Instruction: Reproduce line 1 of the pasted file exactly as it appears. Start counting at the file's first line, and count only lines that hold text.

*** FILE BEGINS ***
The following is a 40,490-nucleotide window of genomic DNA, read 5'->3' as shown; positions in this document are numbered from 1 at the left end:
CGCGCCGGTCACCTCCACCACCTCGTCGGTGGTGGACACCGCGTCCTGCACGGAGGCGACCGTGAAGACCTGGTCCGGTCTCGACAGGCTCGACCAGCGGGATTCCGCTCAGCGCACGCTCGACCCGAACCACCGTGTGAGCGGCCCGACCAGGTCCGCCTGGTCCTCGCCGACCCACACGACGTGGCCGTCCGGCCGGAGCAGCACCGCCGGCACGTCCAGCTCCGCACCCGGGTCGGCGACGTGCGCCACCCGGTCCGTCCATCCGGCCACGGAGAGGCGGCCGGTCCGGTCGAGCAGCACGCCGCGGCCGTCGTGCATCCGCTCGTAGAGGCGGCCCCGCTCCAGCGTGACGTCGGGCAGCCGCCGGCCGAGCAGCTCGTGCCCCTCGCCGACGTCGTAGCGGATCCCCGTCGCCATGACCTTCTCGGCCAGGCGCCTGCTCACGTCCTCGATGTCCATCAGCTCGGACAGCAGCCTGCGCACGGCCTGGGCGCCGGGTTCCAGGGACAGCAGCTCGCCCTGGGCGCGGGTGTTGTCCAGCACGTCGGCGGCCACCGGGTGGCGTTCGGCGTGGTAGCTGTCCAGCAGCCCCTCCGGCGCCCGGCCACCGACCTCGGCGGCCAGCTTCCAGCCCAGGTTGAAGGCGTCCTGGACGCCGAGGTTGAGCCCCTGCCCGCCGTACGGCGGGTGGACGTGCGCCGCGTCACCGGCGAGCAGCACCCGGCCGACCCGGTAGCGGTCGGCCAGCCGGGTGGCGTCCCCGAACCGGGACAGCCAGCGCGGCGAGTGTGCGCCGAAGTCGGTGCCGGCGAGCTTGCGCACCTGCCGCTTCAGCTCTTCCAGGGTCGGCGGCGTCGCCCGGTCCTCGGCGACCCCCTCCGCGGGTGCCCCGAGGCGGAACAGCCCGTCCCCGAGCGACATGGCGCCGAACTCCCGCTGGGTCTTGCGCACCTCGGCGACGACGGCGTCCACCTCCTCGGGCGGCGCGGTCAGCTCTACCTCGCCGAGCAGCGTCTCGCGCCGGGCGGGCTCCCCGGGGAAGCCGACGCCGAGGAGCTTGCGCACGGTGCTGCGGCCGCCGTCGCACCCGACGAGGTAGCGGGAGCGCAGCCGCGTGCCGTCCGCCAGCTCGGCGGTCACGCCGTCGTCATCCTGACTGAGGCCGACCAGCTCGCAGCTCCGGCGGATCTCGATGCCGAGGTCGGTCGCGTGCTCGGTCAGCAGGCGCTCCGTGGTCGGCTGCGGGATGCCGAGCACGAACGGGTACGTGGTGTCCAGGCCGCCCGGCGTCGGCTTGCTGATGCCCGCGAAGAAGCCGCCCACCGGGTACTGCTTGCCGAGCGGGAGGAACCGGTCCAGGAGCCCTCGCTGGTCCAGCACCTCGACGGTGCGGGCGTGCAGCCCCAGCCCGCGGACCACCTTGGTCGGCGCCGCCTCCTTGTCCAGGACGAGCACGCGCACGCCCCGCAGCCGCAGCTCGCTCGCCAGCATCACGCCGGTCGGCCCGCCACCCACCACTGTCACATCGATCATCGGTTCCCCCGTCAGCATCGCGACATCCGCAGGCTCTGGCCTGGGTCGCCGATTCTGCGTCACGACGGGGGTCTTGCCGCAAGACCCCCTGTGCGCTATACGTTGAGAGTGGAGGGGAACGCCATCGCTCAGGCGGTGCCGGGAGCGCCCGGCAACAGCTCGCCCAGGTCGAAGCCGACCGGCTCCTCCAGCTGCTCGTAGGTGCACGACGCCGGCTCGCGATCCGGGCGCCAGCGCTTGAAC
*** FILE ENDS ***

The following is a 40,490-nucleotide window of genomic DNA, read 5'->3' as shown; positions in this document are numbered from 1 at the left end: